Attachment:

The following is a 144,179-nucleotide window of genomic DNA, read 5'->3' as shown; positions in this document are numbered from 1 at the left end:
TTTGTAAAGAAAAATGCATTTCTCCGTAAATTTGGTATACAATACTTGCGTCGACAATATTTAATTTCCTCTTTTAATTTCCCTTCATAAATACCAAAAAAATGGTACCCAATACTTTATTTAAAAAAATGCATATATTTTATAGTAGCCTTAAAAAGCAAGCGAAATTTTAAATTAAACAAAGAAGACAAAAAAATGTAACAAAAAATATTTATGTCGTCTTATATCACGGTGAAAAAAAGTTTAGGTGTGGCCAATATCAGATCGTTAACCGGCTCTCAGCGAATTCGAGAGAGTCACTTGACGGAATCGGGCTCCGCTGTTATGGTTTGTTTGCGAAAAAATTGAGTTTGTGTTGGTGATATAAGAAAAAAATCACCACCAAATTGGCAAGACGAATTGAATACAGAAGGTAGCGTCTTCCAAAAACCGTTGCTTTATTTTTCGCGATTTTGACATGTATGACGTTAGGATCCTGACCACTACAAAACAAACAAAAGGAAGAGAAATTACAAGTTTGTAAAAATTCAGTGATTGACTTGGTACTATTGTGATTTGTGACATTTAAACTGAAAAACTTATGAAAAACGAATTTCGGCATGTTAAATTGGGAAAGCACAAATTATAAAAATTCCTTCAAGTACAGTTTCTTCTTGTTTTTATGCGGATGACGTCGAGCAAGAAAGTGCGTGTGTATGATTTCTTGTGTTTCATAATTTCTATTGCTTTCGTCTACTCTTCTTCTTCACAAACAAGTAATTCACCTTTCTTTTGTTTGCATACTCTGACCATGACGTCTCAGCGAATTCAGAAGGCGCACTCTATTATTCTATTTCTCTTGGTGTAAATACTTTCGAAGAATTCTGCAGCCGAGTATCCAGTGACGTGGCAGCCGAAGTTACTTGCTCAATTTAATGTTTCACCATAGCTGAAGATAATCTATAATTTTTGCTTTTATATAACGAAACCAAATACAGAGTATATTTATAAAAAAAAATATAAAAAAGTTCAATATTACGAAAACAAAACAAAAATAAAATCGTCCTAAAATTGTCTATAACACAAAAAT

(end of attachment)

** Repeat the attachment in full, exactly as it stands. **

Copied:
The following is a 144,179-nucleotide window of genomic DNA, read 5'->3' as shown; positions in this document are numbered from 1 at the left end:
TTTGTAAAGAAAAATGCATTTCTCCGTAAATTTGGTATACAATACTTGCGTCGACAATATTTAATTTCCTCTTTTAATTTCCCTTCATAAATACCAAAAAAATGGTACCCAATACTTTATTTAAAAAAATGCATATATTTTATAGTAGCCTTAAAAAGCAAGCGAAATTTTAAATTAAACAAAGAAGACAAAAAAATGTAACAAAAAATATTTATGTCGTCTTATATCACGGTGAAAAAAAGTTTAGGTGTGGCCAATATCAGATCGTTAACCGGCTCTCAGCGAATTCGAGAGAGTCACTTGACGGAATCGGGCTCCGCTGTTATGGTTTGTTTGCGAAAAAATTGAGTTTGTGTTGGTGATATAAGAAAAAAATCACCACCAAATTGGCAAGACGAATTGAATACAGAAGGTAGCGTCTTCCAAAAACCGTTGCTTTATTTTTCGCGATTTTGACATGTATGACGTTAGGATCCTGACCACTACAAAACAAACAAAAGGAAGAGAAATTACAAGTTTGTAAAAATTCAGTGATTGACTTGGTACTATTGTGATTTGTGACATTTAAACTGAAAAACTTATGAAAAACGAATTTCGGCATGTTAAATTGGGAAAGCACAAATTATAAAAATTCCTTCAAGTACAGTTTCTTCTTGTTTTTATGCGGATGACGTCGAGCAAGAAAGTGCGTGTGTATGATTTCTTGTGTTTCATAATTTCTATTGCTTTCGTCTACTCTTCTTCTTCACAAACAAGTAATTCACCTTTCTTTTGTTTGCATACTCTGACCATGACGTCTCAGCGAATTCAGAAGGCGCACTCTATTATTCTATTTCTCTTGGTGTAAATACTTTCGAAGAATTCTGCAGCCGAGTATCCAGTGACGTGGCAGCCGAAGTTACTTGCTCAATTTAATGTTTCACCATAGCTGAAGATAATCTATAATTTTTGCTTTTATATAACGAAACCAAATACAGAGTATATTTATAAAAAAAAATATAAAAAAGTTCAATATTACGAAAACAAAACAAAAATAAAATCGTCCTAAAATTGTCTATAACACAAAAAT